Climate change, environmental disasters, weather, global warming, precautionary principle
Heat waves in Delhi and Athens. Hurricane Mitch in Central America and tornadoes in the USA. Floods in Britain and China. All unprecedented in severity. Unprecedented in frequency. What is happening to the world‘s weather? What are the world‘s governments doing about it? This book takes us through the science, and behind the politics, to explore:
* Climate instability: do we need to worry?
* Global warming: what is the evidence?
* The likely impact of increases in average temperatures, rising oceans, shifts in rainfall patterns — not just on lowlying countries and islands in both the industrialised and developing countries, but on all regions of the world.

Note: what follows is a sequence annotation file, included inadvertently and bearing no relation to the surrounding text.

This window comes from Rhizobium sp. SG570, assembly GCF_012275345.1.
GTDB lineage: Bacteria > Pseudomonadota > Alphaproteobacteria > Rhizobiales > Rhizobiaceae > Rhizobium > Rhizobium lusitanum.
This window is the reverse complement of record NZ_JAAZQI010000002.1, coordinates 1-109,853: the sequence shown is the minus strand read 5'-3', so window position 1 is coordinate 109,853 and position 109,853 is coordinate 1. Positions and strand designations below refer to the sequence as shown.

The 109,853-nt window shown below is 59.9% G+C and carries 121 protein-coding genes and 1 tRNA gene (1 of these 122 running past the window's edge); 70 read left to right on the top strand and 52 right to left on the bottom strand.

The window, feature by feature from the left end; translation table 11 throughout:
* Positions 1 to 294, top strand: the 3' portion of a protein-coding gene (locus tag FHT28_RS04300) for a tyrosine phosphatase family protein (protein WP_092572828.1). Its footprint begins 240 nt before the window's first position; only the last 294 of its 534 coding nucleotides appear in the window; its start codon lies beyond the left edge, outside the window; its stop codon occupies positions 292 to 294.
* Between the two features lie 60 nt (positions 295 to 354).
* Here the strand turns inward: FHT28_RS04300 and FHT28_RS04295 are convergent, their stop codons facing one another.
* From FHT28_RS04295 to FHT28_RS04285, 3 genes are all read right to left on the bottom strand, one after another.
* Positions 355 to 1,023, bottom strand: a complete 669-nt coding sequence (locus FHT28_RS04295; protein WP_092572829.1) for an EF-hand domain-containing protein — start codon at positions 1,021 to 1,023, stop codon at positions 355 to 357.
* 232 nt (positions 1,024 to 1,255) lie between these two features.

* Most important of all, what can be done? What is the precautionary principle? What are scientists recommending? What are the disagreements among them, and among governments? Why are our politicians failing – at the climate change negotiations at Kyoto, the Hague and right now – to settle on effective, rather than cosmetic, action?
This book makes clear for the general reader what is at stake; the difficulties of concerted action; the varying concerns of countries North and South; and the urgent necessity for all of us to press our politicians to take climate instability seriously.
Joyeeta Gupta, Our Simmering Planet: What to do about Global Warming? (Zed Books, 2006)